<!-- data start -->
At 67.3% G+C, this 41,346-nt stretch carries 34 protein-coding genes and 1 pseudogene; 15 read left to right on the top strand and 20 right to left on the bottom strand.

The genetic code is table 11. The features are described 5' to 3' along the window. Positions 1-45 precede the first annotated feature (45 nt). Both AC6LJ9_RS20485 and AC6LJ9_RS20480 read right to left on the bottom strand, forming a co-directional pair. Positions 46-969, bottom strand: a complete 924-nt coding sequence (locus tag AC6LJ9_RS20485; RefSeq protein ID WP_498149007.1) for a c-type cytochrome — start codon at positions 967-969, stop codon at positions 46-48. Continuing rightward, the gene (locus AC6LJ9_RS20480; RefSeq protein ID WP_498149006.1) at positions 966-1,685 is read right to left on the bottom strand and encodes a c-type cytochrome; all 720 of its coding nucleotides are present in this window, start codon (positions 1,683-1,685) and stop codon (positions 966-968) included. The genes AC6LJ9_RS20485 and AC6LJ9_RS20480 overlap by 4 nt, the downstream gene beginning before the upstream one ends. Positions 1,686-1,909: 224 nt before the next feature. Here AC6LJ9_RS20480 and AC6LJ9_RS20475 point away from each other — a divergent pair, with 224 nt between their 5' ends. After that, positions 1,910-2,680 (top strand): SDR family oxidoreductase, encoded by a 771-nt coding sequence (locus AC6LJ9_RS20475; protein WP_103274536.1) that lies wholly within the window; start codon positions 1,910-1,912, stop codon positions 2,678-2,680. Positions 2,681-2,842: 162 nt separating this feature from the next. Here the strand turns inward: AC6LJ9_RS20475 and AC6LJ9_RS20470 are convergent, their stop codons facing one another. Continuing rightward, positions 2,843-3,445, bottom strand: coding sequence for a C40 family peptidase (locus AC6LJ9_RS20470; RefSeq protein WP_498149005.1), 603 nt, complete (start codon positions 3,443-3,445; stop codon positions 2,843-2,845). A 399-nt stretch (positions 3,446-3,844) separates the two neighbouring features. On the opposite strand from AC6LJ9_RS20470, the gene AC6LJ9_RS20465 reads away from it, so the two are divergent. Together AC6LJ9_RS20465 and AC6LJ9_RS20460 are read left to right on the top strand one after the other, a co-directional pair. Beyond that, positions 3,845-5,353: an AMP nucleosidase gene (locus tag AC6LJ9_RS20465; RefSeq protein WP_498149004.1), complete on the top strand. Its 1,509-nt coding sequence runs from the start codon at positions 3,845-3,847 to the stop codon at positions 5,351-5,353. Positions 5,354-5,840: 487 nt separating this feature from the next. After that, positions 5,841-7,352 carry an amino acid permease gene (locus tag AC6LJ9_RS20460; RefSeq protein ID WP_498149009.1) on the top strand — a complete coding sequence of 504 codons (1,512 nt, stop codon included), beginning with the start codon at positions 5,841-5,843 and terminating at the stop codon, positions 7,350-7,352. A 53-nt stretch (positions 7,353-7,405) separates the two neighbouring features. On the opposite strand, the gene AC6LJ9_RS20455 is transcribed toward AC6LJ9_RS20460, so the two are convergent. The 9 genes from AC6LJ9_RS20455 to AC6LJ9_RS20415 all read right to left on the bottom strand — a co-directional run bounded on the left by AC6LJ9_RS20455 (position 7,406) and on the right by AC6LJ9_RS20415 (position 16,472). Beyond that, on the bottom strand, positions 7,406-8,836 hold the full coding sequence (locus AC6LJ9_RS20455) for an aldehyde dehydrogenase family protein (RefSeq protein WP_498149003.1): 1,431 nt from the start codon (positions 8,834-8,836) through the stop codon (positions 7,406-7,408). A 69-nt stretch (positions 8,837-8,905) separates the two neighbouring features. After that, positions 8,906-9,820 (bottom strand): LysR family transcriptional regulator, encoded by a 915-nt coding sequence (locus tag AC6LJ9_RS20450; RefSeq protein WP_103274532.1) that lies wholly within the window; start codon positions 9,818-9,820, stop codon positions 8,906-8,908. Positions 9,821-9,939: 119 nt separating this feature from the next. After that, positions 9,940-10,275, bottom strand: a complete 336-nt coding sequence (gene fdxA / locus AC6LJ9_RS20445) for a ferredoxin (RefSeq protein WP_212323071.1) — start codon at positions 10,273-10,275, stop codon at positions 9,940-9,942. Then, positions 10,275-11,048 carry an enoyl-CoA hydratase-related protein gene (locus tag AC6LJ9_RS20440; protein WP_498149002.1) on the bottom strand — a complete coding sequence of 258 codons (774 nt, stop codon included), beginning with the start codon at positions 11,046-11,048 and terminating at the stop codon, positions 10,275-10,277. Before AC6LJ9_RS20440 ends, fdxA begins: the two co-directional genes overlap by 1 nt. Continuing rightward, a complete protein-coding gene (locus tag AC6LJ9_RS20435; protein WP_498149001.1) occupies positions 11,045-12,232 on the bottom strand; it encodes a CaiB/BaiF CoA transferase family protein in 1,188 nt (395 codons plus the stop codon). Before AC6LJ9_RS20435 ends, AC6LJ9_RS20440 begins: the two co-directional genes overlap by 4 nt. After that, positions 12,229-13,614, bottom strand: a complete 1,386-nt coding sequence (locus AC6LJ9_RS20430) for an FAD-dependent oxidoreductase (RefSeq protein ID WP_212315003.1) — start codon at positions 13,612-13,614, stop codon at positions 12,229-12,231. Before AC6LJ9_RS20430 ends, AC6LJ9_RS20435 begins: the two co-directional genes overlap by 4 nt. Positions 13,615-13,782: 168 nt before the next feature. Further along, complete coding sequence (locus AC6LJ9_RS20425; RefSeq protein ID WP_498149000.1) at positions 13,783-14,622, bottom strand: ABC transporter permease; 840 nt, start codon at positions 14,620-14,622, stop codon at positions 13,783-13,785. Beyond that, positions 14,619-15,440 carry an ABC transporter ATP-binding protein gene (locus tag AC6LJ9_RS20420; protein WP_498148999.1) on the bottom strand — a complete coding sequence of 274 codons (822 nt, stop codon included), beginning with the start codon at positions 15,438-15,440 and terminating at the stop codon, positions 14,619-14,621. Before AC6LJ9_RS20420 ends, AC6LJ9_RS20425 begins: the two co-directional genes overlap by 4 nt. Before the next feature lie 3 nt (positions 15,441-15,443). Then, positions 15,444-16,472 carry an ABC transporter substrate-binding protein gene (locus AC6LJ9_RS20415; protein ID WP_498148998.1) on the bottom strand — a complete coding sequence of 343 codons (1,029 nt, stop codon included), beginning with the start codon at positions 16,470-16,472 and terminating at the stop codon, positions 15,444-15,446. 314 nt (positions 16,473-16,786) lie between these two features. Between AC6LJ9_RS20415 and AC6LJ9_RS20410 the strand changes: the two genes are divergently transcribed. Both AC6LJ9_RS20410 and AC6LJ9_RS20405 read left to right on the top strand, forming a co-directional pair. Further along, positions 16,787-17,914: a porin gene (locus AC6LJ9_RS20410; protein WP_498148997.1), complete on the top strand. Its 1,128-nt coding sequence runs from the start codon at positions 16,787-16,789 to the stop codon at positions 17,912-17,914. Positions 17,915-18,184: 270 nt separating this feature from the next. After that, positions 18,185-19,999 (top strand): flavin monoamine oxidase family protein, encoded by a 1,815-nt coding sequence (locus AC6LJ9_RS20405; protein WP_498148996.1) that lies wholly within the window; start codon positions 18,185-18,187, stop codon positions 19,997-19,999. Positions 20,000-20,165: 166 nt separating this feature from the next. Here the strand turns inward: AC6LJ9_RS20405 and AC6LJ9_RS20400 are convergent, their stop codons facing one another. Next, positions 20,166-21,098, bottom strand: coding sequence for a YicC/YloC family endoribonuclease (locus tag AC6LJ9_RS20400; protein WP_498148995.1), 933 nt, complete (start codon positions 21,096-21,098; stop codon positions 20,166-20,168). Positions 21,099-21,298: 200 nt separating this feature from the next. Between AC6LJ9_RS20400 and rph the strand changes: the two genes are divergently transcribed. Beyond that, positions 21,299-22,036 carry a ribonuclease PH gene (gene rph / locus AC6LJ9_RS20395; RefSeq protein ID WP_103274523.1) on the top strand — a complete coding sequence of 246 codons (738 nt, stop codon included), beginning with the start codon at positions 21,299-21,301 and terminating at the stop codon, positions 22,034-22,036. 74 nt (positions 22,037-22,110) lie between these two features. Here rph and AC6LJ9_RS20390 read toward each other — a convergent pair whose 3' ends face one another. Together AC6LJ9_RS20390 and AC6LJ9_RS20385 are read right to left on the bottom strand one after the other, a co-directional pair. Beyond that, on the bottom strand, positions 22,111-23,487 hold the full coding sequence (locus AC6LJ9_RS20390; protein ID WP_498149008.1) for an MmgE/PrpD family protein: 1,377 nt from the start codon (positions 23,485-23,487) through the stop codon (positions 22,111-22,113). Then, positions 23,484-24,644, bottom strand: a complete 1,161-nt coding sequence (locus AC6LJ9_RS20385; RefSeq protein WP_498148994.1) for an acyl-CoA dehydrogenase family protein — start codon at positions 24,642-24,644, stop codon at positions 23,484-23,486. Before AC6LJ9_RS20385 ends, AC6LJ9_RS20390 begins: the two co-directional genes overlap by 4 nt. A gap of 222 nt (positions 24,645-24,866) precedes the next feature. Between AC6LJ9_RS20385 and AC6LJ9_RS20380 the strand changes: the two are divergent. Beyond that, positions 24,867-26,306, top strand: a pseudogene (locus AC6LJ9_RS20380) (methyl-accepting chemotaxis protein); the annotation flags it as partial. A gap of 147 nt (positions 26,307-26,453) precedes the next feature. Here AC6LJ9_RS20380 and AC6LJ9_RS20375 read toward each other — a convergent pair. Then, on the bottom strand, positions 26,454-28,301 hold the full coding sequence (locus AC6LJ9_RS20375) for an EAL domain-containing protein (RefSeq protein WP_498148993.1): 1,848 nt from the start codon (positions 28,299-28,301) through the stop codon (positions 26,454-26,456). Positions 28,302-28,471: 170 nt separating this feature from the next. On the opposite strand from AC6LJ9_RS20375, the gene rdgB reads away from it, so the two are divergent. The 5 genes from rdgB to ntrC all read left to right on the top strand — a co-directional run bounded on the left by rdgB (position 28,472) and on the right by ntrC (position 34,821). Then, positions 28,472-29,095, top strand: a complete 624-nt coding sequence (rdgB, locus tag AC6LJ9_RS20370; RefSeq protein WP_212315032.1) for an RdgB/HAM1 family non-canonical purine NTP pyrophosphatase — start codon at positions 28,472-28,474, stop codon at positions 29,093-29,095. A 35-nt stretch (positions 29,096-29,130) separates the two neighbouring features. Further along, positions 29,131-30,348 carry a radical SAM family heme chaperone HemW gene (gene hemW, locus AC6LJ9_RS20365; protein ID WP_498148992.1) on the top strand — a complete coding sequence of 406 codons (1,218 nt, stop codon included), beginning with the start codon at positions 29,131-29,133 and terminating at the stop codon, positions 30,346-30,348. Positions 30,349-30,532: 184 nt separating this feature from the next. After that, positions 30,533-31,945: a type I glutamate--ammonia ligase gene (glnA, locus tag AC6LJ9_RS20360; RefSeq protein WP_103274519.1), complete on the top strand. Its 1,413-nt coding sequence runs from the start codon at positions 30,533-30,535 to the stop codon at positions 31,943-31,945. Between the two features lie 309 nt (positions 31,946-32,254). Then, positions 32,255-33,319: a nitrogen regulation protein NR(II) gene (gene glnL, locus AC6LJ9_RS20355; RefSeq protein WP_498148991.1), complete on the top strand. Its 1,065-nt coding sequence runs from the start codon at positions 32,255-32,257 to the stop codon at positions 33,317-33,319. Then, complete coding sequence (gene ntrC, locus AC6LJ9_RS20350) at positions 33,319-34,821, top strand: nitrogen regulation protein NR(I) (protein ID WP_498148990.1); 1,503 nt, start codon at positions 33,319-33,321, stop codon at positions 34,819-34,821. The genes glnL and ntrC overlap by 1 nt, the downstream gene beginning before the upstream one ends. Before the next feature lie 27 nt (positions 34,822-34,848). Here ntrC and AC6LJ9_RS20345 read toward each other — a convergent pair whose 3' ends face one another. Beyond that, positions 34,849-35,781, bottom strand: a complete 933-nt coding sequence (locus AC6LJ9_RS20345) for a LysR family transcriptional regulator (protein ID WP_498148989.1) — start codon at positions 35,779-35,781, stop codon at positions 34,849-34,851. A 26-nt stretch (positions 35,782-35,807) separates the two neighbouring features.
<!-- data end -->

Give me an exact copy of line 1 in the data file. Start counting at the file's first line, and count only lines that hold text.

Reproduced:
At 67.3% G+C, this 41,346-nt stretch carries 34 protein-coding genes and 1 pseudogene; 15 read left to right on the top strand and 20 right to left on the bottom strand.